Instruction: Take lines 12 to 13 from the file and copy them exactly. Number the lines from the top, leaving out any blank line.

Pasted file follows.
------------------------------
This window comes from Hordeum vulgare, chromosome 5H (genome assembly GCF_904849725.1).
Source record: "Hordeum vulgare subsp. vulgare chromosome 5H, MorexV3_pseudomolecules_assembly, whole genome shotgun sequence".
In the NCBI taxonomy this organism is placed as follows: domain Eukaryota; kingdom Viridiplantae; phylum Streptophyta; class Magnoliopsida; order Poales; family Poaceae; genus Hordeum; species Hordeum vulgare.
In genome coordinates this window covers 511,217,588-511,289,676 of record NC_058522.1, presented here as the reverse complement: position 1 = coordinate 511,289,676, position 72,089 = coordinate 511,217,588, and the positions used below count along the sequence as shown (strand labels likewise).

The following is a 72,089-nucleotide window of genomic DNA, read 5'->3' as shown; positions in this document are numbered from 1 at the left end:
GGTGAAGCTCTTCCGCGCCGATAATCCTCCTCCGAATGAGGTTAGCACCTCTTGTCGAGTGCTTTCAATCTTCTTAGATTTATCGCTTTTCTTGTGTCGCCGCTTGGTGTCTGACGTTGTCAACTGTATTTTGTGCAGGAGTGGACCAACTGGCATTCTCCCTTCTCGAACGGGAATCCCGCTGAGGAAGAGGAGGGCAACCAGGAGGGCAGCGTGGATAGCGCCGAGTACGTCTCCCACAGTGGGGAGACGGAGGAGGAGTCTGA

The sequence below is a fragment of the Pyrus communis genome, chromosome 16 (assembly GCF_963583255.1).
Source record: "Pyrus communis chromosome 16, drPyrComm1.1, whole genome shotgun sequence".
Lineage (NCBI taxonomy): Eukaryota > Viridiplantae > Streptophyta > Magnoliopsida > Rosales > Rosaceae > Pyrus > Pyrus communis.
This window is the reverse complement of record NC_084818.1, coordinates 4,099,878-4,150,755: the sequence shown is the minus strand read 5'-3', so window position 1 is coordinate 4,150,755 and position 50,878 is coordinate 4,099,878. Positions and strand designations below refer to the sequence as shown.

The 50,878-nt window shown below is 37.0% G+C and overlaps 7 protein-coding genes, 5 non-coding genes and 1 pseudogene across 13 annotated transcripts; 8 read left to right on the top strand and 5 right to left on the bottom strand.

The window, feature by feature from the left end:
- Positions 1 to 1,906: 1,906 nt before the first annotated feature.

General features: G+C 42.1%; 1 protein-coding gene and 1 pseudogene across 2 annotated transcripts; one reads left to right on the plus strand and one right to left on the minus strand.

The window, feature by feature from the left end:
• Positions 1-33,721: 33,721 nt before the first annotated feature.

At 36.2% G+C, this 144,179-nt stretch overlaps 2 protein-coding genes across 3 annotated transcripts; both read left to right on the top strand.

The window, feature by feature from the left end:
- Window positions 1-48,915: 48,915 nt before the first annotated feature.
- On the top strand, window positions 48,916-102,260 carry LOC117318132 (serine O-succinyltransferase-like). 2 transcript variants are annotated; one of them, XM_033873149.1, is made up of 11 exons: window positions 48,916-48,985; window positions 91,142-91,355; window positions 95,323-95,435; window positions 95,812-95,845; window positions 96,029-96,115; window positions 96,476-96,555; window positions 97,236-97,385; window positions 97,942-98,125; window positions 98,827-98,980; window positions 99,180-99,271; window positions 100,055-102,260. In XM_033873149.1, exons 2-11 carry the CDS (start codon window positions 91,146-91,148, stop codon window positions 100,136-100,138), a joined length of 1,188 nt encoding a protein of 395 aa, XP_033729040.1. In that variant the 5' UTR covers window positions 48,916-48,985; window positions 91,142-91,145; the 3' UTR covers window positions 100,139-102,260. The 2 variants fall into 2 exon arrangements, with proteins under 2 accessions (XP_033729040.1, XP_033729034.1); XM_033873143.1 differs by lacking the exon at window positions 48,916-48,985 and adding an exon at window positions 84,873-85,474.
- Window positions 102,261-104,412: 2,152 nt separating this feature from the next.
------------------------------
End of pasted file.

The window, feature by feature from the left end:
- Positions 1 to 1,906: 1,906 nt before the first annotated feature.